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Safety Advice

Self-Cleaning Oven Fires and Other Winter Dangers

Over the holidays we went to visit family in Kansas City for a few weeks… all I can say now is that I’m glad to be back home for a while, lol. One day, however, I noticed that my mother-in-law had set her oven to self-clean and then left the house to run errands. In fact, I still need to say something to her about that. In any case, leaving the house while cleaning the oven in this manner is something that I would never do because of the very real concern of an oven fire.

Personally, I’ve seen my oven insides catch fire because the grease on the bottom of the stove reached ignition temperature. After all, the temperatures an oven reaches while self-cleaning are quite high! Fortunately, nothing bad came of it–I just kept the door closed and the fire burned itself out–but at least I was there to be aware of it and to respond if things got worse.

Think it can’t happen to you? Here’s a video of what can happen if you’re not careful:

I’ve always thought that cleaning the oven regularly so that grease and whatnot didn’t build up was a good thing. Truth be told, I doubt we clean our oven more than once or twice a year which, as it turns out, is the most we should be using the self-clean feature because doing so more often could be a serious problem, as the following video points out:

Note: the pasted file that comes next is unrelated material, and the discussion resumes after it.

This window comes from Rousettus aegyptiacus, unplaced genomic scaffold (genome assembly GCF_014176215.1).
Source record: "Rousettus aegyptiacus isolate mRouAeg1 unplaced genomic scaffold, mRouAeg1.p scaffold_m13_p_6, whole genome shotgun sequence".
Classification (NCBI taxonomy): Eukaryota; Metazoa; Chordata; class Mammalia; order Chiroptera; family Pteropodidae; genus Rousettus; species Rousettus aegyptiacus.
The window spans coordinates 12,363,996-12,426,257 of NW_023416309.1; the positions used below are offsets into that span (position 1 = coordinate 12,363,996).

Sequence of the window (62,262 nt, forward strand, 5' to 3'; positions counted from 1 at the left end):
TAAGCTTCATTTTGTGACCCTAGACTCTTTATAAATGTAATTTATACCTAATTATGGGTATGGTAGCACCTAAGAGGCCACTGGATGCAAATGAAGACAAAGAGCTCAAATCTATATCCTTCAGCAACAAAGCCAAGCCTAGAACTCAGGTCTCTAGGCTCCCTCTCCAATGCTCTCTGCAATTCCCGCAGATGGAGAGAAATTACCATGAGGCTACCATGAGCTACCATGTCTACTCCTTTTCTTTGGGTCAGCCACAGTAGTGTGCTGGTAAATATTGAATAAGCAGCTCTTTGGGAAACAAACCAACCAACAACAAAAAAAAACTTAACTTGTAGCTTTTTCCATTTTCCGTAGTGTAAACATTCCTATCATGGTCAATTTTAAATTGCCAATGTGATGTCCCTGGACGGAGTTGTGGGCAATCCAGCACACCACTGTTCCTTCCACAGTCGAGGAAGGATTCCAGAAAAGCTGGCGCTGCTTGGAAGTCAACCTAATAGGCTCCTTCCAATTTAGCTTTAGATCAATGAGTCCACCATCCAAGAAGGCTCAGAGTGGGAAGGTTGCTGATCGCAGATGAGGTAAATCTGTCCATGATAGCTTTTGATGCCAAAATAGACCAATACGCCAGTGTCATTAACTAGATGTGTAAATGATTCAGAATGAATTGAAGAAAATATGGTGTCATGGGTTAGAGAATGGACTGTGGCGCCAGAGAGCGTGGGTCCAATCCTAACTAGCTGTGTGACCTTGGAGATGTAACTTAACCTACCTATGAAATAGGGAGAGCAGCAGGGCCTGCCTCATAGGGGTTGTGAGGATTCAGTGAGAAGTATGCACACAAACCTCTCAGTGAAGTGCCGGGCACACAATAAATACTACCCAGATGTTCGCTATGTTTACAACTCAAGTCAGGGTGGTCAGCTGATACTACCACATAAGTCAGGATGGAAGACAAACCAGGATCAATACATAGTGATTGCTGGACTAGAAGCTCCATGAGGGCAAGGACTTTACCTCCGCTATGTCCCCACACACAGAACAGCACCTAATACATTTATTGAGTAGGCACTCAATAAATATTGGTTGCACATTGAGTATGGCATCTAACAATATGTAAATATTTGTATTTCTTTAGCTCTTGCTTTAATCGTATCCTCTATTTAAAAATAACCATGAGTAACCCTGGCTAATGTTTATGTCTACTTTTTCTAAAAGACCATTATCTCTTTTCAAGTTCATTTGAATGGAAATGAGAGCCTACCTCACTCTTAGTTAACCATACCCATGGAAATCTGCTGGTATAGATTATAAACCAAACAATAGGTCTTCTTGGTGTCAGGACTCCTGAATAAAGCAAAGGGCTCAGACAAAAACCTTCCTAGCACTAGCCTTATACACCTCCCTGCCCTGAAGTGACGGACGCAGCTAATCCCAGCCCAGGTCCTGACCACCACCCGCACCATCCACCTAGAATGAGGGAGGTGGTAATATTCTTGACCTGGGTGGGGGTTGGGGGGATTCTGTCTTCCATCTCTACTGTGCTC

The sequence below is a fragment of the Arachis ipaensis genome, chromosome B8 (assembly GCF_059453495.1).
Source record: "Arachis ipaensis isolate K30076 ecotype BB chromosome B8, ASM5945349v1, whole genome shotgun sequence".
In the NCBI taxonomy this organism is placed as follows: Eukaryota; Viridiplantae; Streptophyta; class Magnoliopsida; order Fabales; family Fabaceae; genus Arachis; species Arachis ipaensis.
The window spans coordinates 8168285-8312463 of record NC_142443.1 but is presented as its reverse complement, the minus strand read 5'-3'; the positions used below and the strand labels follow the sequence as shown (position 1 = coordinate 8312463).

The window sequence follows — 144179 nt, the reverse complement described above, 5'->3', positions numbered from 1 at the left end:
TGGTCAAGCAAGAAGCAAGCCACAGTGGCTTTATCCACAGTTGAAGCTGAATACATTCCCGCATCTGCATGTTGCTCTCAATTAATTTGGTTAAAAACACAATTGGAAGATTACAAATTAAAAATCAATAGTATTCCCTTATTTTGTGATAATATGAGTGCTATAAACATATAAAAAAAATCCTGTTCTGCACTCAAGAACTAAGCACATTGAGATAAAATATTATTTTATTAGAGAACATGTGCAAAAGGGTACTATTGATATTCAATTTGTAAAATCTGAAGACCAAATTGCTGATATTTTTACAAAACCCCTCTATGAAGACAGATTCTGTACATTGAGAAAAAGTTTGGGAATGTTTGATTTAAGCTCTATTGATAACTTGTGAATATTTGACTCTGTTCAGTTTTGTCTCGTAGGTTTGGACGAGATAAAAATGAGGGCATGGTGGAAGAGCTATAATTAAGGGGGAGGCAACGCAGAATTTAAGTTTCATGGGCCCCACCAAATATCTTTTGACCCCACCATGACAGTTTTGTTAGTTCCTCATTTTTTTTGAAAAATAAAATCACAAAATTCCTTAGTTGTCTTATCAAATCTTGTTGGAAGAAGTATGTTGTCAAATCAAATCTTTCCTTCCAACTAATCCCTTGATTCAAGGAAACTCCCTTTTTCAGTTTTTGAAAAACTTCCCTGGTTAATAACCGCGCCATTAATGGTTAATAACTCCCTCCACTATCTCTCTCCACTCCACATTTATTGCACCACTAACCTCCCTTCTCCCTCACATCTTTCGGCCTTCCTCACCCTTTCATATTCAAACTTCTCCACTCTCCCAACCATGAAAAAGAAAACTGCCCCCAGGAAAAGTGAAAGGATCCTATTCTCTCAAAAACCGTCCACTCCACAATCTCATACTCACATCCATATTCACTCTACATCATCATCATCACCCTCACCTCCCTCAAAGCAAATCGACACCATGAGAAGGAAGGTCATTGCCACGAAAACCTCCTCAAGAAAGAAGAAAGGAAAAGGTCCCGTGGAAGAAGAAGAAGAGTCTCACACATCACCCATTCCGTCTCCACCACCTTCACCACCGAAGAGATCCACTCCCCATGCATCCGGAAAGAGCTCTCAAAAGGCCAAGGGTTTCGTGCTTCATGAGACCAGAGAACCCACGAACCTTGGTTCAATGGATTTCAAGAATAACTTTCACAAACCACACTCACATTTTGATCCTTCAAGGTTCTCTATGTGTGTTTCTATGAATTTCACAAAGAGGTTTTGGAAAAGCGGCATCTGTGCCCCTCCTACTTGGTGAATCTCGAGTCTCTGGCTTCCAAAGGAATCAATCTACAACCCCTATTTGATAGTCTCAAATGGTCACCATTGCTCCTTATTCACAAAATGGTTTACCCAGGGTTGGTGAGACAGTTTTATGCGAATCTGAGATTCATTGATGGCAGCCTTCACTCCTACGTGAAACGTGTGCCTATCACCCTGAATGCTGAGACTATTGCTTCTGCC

Now, the example if the video above about cleaning the oven once a week is a bit much and, as the man points out, you’re probably better off just using a can of Easy-Off instead if you can stand the smell and don’t mind using a bit of elbow grease.

Remember that ovens aren’t the only major fire concern over the winter months. No doubt, space heaters, candles, and inappropriate use of lights are also significant fire hazards. So, too, are dryer lint fires. Check this out:

Be sure to clean out the lint trap regularly and inspect the dryer vent for lint accumulation (even behind the dryer) at least once or twice a year to ensure there’s no buildup.

But that’s not all. Last winter when we visited Kansas City, my in-laws hadn’t cleaned out their wood-burning fireplace in a while–if ever–coupled with the fact that my brother-in-law was using newspaper to start fires, the house filled with smoke while we went to the movies. Here, again, we lucked out and nothing major came of it.

And, even though I don’t recall posting about it, my cousin had a problem with their gas HVAC system a year or two ago, likely because they didn’t have it properly inspected or serviced in a while, but I honestly can’t remember the details. The point is: get anything that can be potentially deadly to you and your family serviced regularly!

I know most people think nothing will ever happen. After all, nothing’s happen yet, right? But that’s precisely when bad things DO happen! Make it a habit to NOT leave major appliances running while you’re gone, including stoves, space heaters, the washer and dryer, dishwasher (because these have been known to burst a pipe and leak)… or really anything that simply doesn’t need to be on while you’re away. Do this each and every day and you’ll be that much safer, and more likely to have a house to come home to.

By Damian Brindle

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